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The Bitter Facts of our Sugar Industry

June 7, 2013


FSC executive chairman Abdul Khan has told the International Sugar Organization that he has a ‘Sugar Cane Strategic Action Plan’. We don’t know what’s in the plan but he claims it will allow FSC to achieve commercial viability by 2020.

The one good thing about this latest declaration is his admission that there has been “‘a reduction in crop size and a reduction in quality and yield on a per hectare basis”.

In other words: a reduction in the number of hectares, a reduction in the amount cane per hectare, and in the quality of every tonne of cane produced.

This admission of the facts is a good start, but, unfortunately, the honesty doesn’t last long. Abdul Khan finishes by referring to “the turnaround achieved in the past two years could be continued to 2020.” What turnaround?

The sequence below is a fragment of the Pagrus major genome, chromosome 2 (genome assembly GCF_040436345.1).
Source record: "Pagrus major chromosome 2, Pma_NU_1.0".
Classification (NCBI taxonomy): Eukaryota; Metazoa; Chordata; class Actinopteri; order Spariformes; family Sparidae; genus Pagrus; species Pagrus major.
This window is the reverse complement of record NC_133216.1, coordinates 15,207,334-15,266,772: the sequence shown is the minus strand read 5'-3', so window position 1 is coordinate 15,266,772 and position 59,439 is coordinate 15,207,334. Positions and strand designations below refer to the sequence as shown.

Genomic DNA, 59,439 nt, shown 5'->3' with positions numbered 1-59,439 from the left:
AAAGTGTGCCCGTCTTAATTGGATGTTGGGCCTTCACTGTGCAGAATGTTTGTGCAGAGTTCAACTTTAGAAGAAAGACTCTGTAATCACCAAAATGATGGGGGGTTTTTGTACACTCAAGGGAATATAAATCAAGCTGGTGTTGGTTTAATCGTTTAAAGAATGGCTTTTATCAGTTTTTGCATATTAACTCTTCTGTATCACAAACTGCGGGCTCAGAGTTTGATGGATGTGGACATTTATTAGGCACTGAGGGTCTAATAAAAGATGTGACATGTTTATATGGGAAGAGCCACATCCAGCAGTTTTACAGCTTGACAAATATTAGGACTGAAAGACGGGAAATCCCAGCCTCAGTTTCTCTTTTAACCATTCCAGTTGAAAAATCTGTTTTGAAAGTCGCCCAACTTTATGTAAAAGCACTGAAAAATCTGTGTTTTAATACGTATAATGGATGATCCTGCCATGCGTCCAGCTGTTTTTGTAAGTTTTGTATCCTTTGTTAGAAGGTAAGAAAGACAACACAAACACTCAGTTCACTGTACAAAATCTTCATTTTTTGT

Go to the Fiji Bureau of Statistics site and you’ll find the facts. There has been no turnaround. In 2011 there was 1000 more hectares of cane grown, but still 12,000ha below the pre-coup level. Yields got back to 45 tonnes/ha but that’s the post-coup average, a lot less than the 55 tonnes/ha pre-coup.

But worst of all, the mills are still performing badly. The average tonnes of cane needed for a tonne of sugar in 2011 was 12.6. That’s not a turnaround. That’s a turn down the road to ruin.

The Bureau of Stats report tells the truth. It reveals low production was “due to poor cane price which small growers are unable to sustain.” The regime knows that $80 a tonne is the bare minimum to keep cane production going, but they’re borrowing to pay this because the mills were wrecked by the failed mill refit.

If Bainimarama hadn’t spat in the face of our traditional aid donors he could have requested the help needed to fix the mills. Thanks to his arrogance our sugar industry is doomed.


Source – Fiji Today, Posted by Rusi Varani for SWM

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